Dr Lynda Shaw
it's fairly true. Gotta be careful of these grand statements in neuroscience, the popular press get hold of this stuff. I mean, may I give you an example of what it's like to be a
neuroscientist to give you give you a context. Okay, so we have an idea. And we've got our little idea. And we think, Okay, this is a really good idea. I want to research this. I wonder if anybody
else has researched it and what's been said before. So our little idea becomes this great big piece of work where we're doing a massive literature review, and we're reading up on it. We realised I'm
good, okay, my dear sound, I can do that. So we break it right the way down to our hypotheses. And then we think, right, I'm going to design my experiment now. So we open it up, we design the
experiment, we run the experiment, we get the results, and then we finally take off quite finally they will, what gets down to those tiny results in about half a page. And then we open it up again,
in our discussion, looking back at the literature review. So we now look so we've now got our discussion. We've opened it up, and we're trying to make sense of the results and then we close it
down again, down and down and down and to our conclusion, nice and neat, saying what needs to be done next. And then with a bit of luck and affair wind, we are published in a peer review paper. And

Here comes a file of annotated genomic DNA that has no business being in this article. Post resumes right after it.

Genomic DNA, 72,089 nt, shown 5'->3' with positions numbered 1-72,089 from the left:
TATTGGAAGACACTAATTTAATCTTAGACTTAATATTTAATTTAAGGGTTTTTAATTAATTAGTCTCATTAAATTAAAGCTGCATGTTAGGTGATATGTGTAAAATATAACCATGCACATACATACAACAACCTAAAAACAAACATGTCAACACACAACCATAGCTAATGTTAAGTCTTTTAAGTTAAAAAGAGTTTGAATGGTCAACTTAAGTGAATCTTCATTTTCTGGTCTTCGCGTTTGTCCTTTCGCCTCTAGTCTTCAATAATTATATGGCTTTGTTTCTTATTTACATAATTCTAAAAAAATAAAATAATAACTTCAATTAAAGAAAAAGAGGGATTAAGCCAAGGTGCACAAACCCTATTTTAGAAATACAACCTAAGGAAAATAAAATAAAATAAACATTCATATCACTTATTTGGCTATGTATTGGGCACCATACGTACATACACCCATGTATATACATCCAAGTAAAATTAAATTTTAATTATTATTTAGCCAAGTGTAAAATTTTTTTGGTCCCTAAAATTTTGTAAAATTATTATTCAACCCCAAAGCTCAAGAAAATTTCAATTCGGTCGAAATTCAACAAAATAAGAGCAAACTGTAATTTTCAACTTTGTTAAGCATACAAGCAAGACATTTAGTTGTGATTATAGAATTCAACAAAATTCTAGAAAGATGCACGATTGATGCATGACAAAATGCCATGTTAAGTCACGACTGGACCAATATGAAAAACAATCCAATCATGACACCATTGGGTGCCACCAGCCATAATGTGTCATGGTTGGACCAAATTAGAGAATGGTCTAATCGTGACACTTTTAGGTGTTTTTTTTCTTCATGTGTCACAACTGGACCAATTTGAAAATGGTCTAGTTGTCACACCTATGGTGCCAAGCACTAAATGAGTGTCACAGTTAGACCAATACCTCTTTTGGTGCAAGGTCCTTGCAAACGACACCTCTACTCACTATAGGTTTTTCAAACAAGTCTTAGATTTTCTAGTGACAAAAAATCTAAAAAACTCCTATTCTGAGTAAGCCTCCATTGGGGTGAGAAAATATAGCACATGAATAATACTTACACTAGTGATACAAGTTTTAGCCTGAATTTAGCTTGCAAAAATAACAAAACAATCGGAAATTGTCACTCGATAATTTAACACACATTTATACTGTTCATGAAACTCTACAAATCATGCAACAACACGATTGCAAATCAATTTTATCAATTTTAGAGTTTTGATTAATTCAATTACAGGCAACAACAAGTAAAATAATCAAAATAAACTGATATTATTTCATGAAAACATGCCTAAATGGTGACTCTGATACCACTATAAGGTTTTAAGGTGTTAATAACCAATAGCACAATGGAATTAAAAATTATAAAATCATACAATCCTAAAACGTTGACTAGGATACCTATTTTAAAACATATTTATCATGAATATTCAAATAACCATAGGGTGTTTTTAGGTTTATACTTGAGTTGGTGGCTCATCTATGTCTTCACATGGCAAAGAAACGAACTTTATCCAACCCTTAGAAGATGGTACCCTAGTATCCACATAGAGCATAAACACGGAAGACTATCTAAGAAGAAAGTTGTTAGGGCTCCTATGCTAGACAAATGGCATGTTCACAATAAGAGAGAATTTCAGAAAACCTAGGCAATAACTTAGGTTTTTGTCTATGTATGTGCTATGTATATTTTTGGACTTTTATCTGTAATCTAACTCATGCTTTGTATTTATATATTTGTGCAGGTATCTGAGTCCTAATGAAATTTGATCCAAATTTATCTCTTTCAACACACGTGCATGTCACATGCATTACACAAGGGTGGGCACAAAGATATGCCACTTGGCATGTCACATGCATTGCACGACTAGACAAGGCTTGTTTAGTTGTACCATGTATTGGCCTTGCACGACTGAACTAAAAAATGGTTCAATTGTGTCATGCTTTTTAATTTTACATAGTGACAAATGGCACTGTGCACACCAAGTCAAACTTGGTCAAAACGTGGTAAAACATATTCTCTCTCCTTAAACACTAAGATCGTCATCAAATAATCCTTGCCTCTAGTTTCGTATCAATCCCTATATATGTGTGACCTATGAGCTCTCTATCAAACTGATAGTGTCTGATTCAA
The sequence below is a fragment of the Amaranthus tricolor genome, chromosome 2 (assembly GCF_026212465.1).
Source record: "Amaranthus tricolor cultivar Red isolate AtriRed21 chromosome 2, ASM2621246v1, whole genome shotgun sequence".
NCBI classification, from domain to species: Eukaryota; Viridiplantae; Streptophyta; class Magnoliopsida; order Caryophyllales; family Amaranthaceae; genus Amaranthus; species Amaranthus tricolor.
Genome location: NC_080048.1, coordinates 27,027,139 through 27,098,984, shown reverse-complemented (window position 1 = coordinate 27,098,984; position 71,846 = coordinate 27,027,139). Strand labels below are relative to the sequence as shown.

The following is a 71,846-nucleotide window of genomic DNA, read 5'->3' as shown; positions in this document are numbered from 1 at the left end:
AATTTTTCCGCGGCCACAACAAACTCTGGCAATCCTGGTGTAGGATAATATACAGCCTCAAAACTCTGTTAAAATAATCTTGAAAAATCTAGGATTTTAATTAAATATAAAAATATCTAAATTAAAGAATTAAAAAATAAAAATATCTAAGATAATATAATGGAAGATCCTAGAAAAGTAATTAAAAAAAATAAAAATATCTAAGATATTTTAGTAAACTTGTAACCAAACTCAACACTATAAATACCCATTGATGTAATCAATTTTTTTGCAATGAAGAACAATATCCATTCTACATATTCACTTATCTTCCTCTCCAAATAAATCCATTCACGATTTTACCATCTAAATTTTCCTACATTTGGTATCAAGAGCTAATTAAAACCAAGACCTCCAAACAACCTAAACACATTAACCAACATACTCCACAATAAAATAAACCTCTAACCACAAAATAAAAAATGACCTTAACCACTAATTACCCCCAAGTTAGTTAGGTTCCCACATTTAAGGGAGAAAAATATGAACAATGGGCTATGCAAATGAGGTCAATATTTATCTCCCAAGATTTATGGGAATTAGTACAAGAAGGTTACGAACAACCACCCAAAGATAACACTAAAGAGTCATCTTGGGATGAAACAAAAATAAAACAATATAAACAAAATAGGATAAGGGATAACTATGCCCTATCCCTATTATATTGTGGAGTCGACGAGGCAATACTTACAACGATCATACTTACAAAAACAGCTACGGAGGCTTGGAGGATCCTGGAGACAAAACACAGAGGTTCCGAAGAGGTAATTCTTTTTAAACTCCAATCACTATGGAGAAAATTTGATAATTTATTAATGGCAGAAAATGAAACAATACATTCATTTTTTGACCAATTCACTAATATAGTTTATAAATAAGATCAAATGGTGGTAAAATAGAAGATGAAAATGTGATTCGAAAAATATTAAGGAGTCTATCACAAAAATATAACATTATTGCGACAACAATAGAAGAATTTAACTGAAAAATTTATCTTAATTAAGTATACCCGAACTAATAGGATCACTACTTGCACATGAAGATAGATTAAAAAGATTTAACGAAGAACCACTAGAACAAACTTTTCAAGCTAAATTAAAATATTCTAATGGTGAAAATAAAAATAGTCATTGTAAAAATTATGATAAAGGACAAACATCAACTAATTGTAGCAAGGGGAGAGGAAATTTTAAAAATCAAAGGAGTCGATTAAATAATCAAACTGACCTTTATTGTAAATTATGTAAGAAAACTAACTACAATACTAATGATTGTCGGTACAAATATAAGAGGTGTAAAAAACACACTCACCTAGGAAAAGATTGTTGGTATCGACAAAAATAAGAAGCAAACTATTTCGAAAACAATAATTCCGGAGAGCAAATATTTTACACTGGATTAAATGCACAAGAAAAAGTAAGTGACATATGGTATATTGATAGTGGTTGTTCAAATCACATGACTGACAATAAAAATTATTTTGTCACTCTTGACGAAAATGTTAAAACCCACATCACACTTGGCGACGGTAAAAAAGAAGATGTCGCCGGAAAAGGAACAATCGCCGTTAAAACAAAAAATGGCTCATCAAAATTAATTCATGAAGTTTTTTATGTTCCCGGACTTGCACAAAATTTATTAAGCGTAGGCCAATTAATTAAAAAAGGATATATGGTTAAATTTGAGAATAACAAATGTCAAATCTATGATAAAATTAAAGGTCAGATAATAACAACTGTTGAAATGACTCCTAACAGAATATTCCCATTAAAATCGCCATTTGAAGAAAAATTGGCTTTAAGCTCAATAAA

it goes out there to the, to the enlightened ones, and then the popular press get hold of it. And then all hell breaks loose, because it goes wrong. So, so you get this lovely neuroscientific
explanations and ideas and what is going on in the brain, then popular press get hold of it, then somebody says, All that's going to fit my business model. I'm going to say I can make that fit
because of what I'm selling, or what my products or my services and then it goes really wrong. So my, I'm, I'm on a mission to stop this and it's not i'm not going to stop it, but I will enlighten
everybody I possibly can. So we have to be very careful of grand statements when it comes to neuroscience is a very serious science but it's an embryonic science is brand new in science speak
So we're learning new stuff all the time. So I believe that when we get the next generation of neuro imaging equipment, we will probably unlearn and discover things, again that we have no idea about.
That's what's exciting about neuroscience.